Lamentations 1

Scripture Text:

(click to open in a new window or tab)

Lamentations 1

1. What do you consider the darkest hour in your country’s history? Why? If you were alive then, how did you feel? What public reaction best expressed the nation’s sorrow?

2. Think of one humiliation or tragedy you have suffered. What kinds of emotions toward God did you feel?  How did you deal with those feelings? How did you try to make sense out of what had happened?

3. What does the title “Lamentations” suggest to you? Is this the grief of an individual or of a nation? Can you think of similar outpouring of grief in Scripture?

4. From this, what overall picture of Judah comes to mind? What phrase repeatedly sounds like a refrain (see verses 2, 9, 16, 17, 21)? What one word would you use to describe her situation?

5. What has happened to Judah and her “lovers” (verse 2; see Jeremiah 52:4 – 30 for background details of Jerusalem’s fall)? What irony do you see here? What do you imagine Jerusalem looked like after these events? Compare this to her “glory days” (1 Chronicles 14:17; 1 Kings 10:1 – 9, 23 – 25)?

6. What “reversals” of her fortunes had she suffered (verses 1 – 7)? Why? What were some of her sins (see 2 Kings 21:1 – 9; 16)?

7. How had Judah failed to “consider her future” (verse 9)? What warnings had she received as part of the covenant (see Deuteronomy 28:58 – 68)? How did she respond to the warnings of the prophet? what is especially tragic about this failure?

8. What has happened to the sanctuary (verse 10)? Why is this “rape” so devastating? What does it suggest about God’s attitude toward Judah?

9. Does Jeremiah consider the Lord’s treatment unjust (verse 18)? What lesson is her for the “peoples”? What resources or securities have proven futile against the Lord’s anger?

10. Jerusalem was under siege for about a year and a half (Jeremiah 52:4 – 6)? What do you think life was like during the siege (verses 20, 21)?

11. In his distress, to whom does Jeremiah appeal? For what does he pray (verses 21, 22)? On what basis does he make this request?

12. Could this disaster have been averted? How so? What do you think made Judah so “blind” and “deaf”?

13. How do people presume upon God’s favor and goodness? How do nations do the same?

14. If God in His righteousness brought Judah low, what warning is here for us?

15. Judah fell because “she did not consider her future”. Are you (as a nation or as an individual) guilty of the same error? How so? How can you consider the future more effectively?

16. What warnings have God given you that you’ve failed to heed? With what result? Could you be living now on borrowed time?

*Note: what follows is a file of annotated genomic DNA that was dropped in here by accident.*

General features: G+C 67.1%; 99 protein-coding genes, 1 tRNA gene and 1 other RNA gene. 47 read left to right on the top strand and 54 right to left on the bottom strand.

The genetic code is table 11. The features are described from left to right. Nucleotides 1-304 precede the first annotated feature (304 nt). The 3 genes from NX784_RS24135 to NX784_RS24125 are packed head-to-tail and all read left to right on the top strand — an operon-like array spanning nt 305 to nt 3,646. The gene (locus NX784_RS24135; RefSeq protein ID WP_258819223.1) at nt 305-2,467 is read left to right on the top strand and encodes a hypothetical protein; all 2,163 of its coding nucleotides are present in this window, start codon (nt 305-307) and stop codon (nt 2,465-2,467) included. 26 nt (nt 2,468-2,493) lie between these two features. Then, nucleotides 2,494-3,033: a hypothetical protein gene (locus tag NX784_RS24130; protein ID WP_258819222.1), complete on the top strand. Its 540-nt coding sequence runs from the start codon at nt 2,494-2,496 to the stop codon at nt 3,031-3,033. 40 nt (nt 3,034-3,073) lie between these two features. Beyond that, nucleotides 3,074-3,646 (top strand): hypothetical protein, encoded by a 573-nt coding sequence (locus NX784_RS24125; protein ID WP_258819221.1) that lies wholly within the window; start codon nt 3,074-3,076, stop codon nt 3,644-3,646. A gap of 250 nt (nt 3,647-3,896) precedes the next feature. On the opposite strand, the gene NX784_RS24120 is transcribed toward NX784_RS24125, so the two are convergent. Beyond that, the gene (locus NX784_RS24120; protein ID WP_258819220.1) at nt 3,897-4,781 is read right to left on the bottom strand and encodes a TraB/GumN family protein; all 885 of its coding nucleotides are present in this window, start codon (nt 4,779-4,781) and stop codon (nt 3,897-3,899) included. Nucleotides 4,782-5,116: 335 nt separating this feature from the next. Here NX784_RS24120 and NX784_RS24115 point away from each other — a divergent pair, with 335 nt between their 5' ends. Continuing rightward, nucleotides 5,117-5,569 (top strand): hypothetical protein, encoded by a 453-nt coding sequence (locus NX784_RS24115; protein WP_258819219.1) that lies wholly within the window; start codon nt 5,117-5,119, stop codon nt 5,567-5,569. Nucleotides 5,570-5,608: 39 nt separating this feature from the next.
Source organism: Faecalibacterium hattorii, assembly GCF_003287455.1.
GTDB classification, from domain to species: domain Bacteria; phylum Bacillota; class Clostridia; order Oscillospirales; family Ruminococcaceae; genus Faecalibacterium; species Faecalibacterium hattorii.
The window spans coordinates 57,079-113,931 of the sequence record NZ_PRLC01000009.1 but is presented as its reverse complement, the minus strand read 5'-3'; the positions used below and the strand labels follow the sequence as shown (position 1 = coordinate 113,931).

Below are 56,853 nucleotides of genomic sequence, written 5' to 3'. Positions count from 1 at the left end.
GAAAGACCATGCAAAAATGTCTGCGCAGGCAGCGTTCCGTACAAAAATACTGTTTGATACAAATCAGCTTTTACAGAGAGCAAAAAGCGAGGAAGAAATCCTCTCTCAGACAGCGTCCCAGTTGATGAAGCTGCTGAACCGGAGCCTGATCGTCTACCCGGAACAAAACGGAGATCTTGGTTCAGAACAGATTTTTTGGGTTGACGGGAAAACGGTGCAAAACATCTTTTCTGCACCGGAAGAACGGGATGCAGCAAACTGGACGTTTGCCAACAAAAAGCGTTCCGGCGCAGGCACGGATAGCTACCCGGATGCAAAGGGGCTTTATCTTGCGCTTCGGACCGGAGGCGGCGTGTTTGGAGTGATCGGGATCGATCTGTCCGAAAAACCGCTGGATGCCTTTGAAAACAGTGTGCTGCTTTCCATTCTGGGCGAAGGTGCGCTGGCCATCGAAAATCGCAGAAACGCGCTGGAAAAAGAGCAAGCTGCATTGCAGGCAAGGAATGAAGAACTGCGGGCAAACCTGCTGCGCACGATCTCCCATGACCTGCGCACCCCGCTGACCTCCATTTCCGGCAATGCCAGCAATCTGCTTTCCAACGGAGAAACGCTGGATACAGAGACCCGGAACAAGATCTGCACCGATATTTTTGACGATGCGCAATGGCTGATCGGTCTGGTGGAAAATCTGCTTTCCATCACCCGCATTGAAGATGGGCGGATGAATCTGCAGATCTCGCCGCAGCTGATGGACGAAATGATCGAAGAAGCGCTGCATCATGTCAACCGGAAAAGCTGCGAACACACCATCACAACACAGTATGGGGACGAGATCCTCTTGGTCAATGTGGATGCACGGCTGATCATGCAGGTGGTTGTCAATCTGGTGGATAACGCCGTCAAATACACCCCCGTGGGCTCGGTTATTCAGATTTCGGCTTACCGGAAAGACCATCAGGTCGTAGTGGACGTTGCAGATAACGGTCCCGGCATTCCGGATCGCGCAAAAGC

17. Could there be “sins of presumption” in you life that threatens you prosperity? How is the psalmist’s attitude in Psalm 139:23, 24 a necessary safeguard? Can you pray that prayer today and mean it?

Welcome to the book of Lamentations!

op15-lamentations-logo

No questions today.

Although its authorship is not specifically indicated, it seems most likely that Jeremiah is the author of “Lamentations”. The poem expresses the many mixed feelings which this aging and weary man of God must have. Sometimes he speaks from a personal viewpoint about his own sufferings and persecutions; sometimes he voices the nation’s collective horror, grief, confusion and hope.

So poignant is this beautiful lament that even to this day it is read by these Hebrew’s descendants each year on the anniversary of the temple’s destruction. From a literary standpoint, the poem is a classic. Far beyond that, it is one of the most powerful and moving expressions of human emotions that one will ever read, and it bears a timeless message which is nothing less than sublime.

Take note its main purpose is not to describe events, nor to teach lessons, though it does both. Its intent is to express grief, to pour out before God the horror and bitterness of what has happened to Jerusalem. These five chapters (poems) can help you to understand what it meant for Jews to see Jerusalem destroyed. Jeremiah does not rush to express his hope in God, but fully grieves for the tragedy he was involved in.

Each chapter has exactly 22 verses (except for chapter 3). There were 22 letters in the Hebrew alphabet, and all but one of these poems follow an acrostic form, with each verse (stanza) beginning with a different letter of the alphabet.

 

The Fall of Jerusalem (2 Kings 25; 2 Chronicles 36:15 – 23)

Scripture Text:

(click to open in a new window or tab)

2 Kings 25

2 Chronicles 36:15 – 23

The end has finally come. The fall of Jerusalem is recorded 4 times . . .

  • Sept 14: Jeremiah 39

  • Sept 16: Jeremiah 52

  • Today: 2 Kings 25 and 2 Chronicles 36:15 – 23

1. Do you know anyone who lives in a war zone? Occupied territory? The inner city? Why don’t they move?

2. This conflict story poses a dilemma: Is surrender ever noble? In what way do you need to surrender? To keep fighting? How do you know when to do what?

3. Is God still angry today? Over the same things? Does God judge nations and bring disaster on them? Why or why not?

4. Has God ever pulled everything out from under you? Without your last crutch or means of support, what happened when you fell? Do you dread falling again? Are you less afraid now?

5. Jehoiachin went into exile two years before the rest of Judah, but was given amnesty halfway through the 70-year period of exile? Why do you suppose that was?

.